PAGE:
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Real Estate

A new publication was launched this week by Eurobank EFG’s new Division of Research & Forecasting. The publication is entitled:  Economy and Markets” and aims to provide a thorough analysis of current issues and developments in the Greek and international economy, as well as in the domestic/foreign markets and business sectors.

The first issue is entitled: “Is the real estate market overvalued? International trends and investment opportunities”.  It is co-authored by Dr. Manolis Davradakis and Prof. Gikas Hardouvelis,  Eurobank’s Chief Economist and Director of Research.   It contains an analysis of the current Greek real estate market together with a critical synopsis of the views expressed by a set of 10 experts from central banks, universities, mutual funds and real estate companies in Europe and the US.  These views were aired in a conference organized by Eurobank EFG on January 20 in Athens.  

The publication also contains a summary of some of the results of a survey conducted under the auspices of Eurobank EFG in the months of December and January on 1400 households in large Greek urban areas. According to the survey, Greeks intend to accelerate the purchase of houses in the future.  They expect further increases in housing prices and consider dwellings as a secure long-run investment. Still though, the majority is not planning to sell their dwelling, indicating a small elasticity to changes in housing prices, which acts in a stabilizing fashion.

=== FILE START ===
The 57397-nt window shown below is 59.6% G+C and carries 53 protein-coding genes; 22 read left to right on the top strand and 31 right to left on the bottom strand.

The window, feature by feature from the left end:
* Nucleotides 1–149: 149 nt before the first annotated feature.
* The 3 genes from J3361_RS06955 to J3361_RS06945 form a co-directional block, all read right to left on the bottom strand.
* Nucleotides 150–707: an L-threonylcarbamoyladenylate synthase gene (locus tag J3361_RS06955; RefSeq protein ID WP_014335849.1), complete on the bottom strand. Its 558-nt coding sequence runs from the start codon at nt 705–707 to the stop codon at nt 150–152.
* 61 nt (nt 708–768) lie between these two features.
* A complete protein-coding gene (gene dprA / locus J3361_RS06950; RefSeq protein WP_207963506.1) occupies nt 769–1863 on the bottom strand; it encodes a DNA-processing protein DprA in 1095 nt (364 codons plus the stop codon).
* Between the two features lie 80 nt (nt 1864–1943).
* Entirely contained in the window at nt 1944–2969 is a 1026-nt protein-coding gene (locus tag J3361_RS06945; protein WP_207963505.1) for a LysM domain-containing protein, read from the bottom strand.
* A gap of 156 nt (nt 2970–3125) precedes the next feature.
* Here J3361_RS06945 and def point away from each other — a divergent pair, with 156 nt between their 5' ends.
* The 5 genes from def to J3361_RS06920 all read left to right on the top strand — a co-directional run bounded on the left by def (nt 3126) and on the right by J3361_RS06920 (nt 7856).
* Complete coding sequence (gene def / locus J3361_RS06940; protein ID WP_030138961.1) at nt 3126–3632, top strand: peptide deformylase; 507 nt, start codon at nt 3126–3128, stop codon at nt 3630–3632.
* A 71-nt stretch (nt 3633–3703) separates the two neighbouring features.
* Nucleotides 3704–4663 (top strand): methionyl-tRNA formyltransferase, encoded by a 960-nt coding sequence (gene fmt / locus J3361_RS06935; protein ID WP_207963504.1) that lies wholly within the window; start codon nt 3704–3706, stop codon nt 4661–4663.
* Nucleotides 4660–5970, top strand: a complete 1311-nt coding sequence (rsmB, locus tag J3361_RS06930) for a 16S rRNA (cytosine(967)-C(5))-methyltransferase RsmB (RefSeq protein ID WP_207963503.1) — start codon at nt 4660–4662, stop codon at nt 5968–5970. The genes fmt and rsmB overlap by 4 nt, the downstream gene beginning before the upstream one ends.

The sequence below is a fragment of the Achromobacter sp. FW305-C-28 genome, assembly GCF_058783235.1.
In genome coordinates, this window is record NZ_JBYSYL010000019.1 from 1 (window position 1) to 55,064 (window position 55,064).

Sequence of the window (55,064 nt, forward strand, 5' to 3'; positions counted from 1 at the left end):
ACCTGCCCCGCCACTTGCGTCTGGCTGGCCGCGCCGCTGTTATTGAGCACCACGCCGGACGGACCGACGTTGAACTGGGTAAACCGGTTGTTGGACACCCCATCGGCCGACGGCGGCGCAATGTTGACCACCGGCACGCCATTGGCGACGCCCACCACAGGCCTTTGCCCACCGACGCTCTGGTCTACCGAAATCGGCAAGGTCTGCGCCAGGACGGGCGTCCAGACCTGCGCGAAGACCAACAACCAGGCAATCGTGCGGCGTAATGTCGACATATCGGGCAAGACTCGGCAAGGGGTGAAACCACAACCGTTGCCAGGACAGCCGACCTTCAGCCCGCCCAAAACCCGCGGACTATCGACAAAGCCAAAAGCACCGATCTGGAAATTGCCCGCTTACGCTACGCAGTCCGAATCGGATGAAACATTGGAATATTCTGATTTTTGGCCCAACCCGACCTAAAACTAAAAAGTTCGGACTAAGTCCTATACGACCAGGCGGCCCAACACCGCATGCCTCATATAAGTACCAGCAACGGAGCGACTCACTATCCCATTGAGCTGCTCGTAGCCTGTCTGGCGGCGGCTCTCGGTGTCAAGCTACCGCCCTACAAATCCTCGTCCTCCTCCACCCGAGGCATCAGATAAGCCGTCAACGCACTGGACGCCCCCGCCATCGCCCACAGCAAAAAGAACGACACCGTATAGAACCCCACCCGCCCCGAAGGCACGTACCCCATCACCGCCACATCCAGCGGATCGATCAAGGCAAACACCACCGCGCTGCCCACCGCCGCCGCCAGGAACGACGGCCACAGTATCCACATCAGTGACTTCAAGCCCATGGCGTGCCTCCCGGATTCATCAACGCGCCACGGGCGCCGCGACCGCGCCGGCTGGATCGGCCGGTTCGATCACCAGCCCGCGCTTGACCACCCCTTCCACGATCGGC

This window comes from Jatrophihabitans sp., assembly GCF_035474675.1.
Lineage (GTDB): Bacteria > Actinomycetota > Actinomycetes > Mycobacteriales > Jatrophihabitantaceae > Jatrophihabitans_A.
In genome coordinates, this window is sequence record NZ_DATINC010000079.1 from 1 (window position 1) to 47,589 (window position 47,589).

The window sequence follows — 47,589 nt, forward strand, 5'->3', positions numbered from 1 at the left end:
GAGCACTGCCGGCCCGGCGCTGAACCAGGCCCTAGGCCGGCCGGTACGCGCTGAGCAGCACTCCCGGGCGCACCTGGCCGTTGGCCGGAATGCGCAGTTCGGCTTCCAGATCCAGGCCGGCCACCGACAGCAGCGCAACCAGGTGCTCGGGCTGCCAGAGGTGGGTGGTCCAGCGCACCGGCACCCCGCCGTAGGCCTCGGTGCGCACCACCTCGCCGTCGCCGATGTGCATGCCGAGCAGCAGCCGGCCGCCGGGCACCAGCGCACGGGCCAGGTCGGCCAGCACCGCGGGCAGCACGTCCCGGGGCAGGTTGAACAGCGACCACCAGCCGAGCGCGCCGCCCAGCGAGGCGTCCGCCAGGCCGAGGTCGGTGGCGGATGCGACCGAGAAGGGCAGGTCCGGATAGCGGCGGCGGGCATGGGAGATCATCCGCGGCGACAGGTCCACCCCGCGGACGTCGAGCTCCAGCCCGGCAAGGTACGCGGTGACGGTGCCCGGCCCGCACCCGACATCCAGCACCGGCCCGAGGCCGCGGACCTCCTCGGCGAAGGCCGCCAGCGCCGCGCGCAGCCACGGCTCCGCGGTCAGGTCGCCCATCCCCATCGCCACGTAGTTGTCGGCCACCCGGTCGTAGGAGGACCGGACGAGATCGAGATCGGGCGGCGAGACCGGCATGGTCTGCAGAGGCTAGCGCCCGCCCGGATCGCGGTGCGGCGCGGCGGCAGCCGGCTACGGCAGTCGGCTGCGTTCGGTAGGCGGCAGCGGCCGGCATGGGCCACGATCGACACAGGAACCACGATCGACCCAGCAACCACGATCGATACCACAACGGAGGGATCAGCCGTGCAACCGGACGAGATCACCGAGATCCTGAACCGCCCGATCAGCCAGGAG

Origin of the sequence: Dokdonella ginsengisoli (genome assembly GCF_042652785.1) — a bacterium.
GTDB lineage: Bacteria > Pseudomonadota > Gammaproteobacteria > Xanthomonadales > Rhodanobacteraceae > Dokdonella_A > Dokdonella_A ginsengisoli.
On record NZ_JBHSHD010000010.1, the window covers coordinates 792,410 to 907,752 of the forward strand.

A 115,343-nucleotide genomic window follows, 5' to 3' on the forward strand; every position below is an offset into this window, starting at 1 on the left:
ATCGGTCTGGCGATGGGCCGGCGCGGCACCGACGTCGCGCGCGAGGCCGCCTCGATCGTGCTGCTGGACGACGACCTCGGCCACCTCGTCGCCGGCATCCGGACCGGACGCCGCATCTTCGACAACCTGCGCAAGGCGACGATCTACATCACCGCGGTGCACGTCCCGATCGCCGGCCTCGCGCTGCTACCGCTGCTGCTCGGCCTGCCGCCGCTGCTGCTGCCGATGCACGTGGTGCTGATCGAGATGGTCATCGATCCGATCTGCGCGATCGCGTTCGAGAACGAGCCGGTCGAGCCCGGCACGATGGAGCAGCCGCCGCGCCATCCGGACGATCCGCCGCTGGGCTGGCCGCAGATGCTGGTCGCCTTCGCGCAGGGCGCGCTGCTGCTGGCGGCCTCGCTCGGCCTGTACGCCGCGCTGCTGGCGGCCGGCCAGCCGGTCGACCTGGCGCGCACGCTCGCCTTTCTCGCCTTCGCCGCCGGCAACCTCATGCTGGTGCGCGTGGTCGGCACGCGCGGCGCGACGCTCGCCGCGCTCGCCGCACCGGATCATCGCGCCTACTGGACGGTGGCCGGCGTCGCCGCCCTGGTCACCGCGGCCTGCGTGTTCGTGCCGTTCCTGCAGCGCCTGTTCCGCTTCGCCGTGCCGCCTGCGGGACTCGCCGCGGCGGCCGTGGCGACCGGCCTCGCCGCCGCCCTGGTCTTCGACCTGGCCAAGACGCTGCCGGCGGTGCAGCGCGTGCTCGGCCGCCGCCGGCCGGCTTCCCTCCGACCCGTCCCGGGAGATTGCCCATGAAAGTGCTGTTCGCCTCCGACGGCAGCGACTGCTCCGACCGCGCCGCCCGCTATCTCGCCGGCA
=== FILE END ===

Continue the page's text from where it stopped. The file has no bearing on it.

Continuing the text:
The authors stress that the relation between prices and rents has stabilized in the Greek real estate market since 2002 (Diagram 5).   Moreover, over the last two years, rent payments increased while the amount spent on mortgage interest payments declined (Diagram 8).  The rate of increase in rentals was higher than the rate of increase in housing prices (Diagram 9).

According to the authors, the so-called real estate market “bubble” concerns mainly some foreign countries, not Greece. In the article, they present new evidence on the relation between the real estate market with the overall economic activity in the United States, the United Kingdom and Spain. The existing positive relationship between real estate prices and the business cycle was severed in the above countries during the recessionary period 2000-2002 (Diagrams 2, 3, 4), as real estate prices kept going up despite the recession. The present overvaluation worries stem mainly form that past anomaly.